Saturday, March 14, 2015

The Best American Science and Nature Writing 2014

One could be excused for mistaking the latest volume of The Best American Science and Nature Writing for a horror collection. We've got articles in here on the rising tides caused by climate change, a future where antibiotics are useless, the return of measles, mass extinctions, people waking up during surgery, and even invincible ants, all raising the hair on one's head. It almost makes me glad I'll be dead before much of this kicks in.

Edited by Deborah Blum, the 2014 edition is lively reading, even for those who are not of a scientific bent, as I am. In fact, I was able to comprehend all of the articles this year--none of them were too heavy on the math. Some of them were quite benign and even poetic, such as David Treuer's "Trapline," in which he spent some time trapping beavers in norther Minnesota, or Bill Sherwont's "Twelve Ways of Viewing Alaska's Whild, White Sheep."

But a large number of the articles are causes for concern, many of them dealing with the repercussions of man's meddling with nature. Two articles mention that we are now in a new age, which is known as the Anthropocene. Elizabeth Kolbert, as part of her book The Sixth Extinction, discusses the very notion of studying mass extinctions, She points out the work of Georges Cuvier, the first scientist to posit the notion of extinctions (this before many fossils of extinct animals were found) and warns of the next one, the sixth. Roy Scranton outlines an even bleaker forecast in "Learning How to Die in the Anthropocene." But fear not! In "Bringing Them Back to Life," Carl Zimmer writes about attempts to bring back extinct species by cloning them, sort of like was imagined in Jurassic Park. But he wonders about the ethics--do we really want the sky clouded with passenger pigeons again?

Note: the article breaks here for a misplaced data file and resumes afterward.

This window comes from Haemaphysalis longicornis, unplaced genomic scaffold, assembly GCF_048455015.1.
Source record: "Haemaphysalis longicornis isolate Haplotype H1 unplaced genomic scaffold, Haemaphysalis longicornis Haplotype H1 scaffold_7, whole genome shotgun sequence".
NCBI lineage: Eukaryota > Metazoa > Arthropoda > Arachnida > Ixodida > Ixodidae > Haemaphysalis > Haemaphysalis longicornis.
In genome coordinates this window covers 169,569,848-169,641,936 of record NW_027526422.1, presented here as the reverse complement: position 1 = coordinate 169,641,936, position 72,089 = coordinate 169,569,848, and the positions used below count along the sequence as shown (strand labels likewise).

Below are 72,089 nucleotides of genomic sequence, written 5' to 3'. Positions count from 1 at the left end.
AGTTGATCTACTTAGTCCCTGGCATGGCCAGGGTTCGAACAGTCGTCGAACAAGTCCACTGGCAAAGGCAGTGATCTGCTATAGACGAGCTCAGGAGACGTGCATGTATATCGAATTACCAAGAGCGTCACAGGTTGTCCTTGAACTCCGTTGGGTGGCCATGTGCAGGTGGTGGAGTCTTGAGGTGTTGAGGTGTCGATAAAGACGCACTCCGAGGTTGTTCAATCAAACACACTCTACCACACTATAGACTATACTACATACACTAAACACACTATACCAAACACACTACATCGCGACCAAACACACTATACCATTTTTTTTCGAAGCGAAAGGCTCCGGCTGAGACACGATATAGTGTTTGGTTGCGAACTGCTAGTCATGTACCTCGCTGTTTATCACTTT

In medical news, I found the scariest article to be Marilyn McKenna's "Imagining the Post-Antibiotics Future." Antibiotics have to be constantly updated, because bacteria keep adapting to them (the easiest proof of evolution that there is). Pharmaceutical companies don't make money on short-use drugs like antibiotics, so aren't eager to pour research dollars into them. Which we means one day we may be back to the day when a mosquito bite, followed by infection, could kill someone. If that doesn't make you scared, maybe "The Return of Measles," by Seth Mnookin, will. It's been in the news--the nutty anti-vaccination crowd are personally responsible for the uptick in measles, which is the most contagious microbe in existence (it has a 90 percent rate of infection) which was completely eradicated. Of, if you have different fears, there's Joshua Lang's "Awakening," about patients who wake up during surgery, but can't move. They then have traumatic memories of the pain. It could make you want to high-tail it into the mountains.